By Matt Wallach
We’re living in a software world. As consumers, we expect it to just work. Songs download. A video call is seamless. Food and transportation arrive with a click. In the early days, we tolerated bugs and a less-than-perfect software experience. Not anymore.
So why lower expectations in the office?
The words enterprise software often conjure thoughts of complex systems that are clunky, slow, and difficult to use. Instead of the software working for the business, users often work around the software. Multiply that experience across many software applications and the headache can get substantially bigger.
The Wall Street Journal article, Enterprise Customers Have Issues, says a majority of business users have significant issues with enterprise software, from insufficient capabilities to applications that don’t meet business requirements. In the life sciences industry companies historically tack-on disparate software applications as they seek to leverage new capabilities. But, these applications don’t talk to one another, creating siloes that hinder collaboration between related areas of the business.
Already invested, these businesses often work around the software rather than the software working for the business. As such, software becomes a barrier, making routine tasks and processes more difficult because the technology doesn’t work well together. Software as a Barrier (SaaB) complicates, rather than simplifies. And, when software doesn’t work as intended, the business rejects it and people don’t use it. It’s why so many life sciences companies still resort to spreadsheets to manually track content, quality changes, regulatory information, and clinical trial data.
Re-Focus on the Business
When SaaB applications are eliminated, people become empowered. Take the dreaded expense report. Typically, hunting down receipts to create and submit an expense report is burdensome. Cloud software, Expensify, changes the entire process with a solution that automatically tracks expenses in real time. Every time a credit card or debit transaction is made, it shows up in Expensify. No more attaching paper receipts to a hardcopy expense report or struggling to remember which credit card was used. The routine task of creating expense reports is now fully automated and simple.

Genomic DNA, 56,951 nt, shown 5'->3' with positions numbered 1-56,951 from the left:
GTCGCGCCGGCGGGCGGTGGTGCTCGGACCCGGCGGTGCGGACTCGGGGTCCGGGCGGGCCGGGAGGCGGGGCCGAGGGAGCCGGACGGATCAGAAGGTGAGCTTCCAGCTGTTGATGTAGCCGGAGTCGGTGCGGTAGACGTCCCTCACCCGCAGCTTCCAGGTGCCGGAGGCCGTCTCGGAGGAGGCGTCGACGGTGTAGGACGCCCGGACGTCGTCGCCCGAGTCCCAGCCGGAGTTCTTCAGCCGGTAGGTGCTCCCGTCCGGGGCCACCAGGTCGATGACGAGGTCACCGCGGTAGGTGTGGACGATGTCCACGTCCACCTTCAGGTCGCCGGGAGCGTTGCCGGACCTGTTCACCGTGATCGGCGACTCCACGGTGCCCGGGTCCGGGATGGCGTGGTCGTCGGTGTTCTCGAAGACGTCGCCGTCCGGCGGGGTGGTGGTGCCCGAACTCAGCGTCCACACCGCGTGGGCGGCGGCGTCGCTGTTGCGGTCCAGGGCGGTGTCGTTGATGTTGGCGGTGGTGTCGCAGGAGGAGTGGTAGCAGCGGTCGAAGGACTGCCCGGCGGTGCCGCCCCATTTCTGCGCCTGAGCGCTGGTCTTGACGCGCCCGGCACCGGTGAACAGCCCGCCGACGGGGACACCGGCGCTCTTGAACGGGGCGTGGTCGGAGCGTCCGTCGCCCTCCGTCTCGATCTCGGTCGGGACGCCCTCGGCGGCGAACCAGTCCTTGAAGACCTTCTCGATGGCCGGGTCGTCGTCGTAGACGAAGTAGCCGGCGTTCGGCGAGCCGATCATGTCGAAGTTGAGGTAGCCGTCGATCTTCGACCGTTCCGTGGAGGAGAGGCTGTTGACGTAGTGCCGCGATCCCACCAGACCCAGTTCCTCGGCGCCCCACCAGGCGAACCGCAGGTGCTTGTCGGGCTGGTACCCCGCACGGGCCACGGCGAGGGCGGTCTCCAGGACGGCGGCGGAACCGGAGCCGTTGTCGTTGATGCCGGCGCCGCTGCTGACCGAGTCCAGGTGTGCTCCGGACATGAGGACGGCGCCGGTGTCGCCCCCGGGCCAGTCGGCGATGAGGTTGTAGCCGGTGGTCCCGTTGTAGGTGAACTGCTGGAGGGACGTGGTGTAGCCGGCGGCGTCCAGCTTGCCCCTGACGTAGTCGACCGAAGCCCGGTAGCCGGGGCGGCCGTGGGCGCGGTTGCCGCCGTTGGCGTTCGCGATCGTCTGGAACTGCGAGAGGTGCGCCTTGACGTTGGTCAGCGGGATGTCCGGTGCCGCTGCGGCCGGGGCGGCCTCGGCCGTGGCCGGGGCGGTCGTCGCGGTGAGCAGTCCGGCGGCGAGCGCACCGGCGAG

A similar phenomenon is taking shape across many mission-critical processes in life sciences. For example, the simple task of email is one of the most effective ways for pharmaceutical sales representatives to reach physicians—especially as access to doctors remains, at best, limited. Yet, sending personalized emails compliantly was nearly impossible, preventing representatives from taking advantage of this otherwise standard way of communicating. By connecting multiple technology systems together seamlessly in the cloud, such as content management and customer relationship management software, sending an approved, compliant email is now as simple as, well, sending an email.
In these examples, software is no longer a barrier, but simplifies core tasks and, consequently, gives people time back to focus on strategic priorities. Arguably, removing SaaB is much more critical in life sciences than other industries, considering the importance of getting the right information to doctors and speeding the right treatments to the right patients, and many life sciences organizations are starting to remove SaaB to take advantage of new digital opportunities. For example, commercial operations are using digital to gain better intelligence of market dynamics, holistically manage commercial content globally to stay compliant, and create closer connections with physician customers.
In the life sciences industry, breaking down SaaB presents a significant opportunity, for example, to transform engagement and collaboration with healthcare professionals, and unify the clinical technology landscape to streamline trials. These benefits and more, ultimately, accomplish what all disruptive innovation should—make processes easier and more efficient.
Digital Transformation is Possible if SaaB Disappears
Digital is disrupting every industry. Fujitsu surveyed 1,200 C-level executives, finding 90 percent agree that their business needs to evolve to thrive in a digital world, while 98 percent say their business or organization has already been disrupted. However, in life sciences, the commercial business model is still pre-internet and has yet to be disrupted, severely impacting doctors’ experiences with pharmaceutical companies. Instead of being easier today, it’s more difficult than ever for busy healthcare providers to get the new drug or product information they need, when, and where they want it.
One impediment to digital is access. A single physician often needs a dozen or more different registration IDs to get information from a single drug manufacturer; one doctor interviewed claimed he had to use a spreadsheet to manage more than 60 different user IDs. In a world where the expectation is for information to be at our fingertips, healthcare professionals (HCPs) don’t have the time to wade through a sea of roadblocks to access critical information to help their patients. Fortunately, a new industry standards group called Align Biopharma is defining an identification and authentication standard to enable single sign-on for HCPs to access online content—including websites, portals, virtual events, or webinars—across all companies.
SaaB, however, remains a roadblock, preventing life sciences companies from transitioning to digital.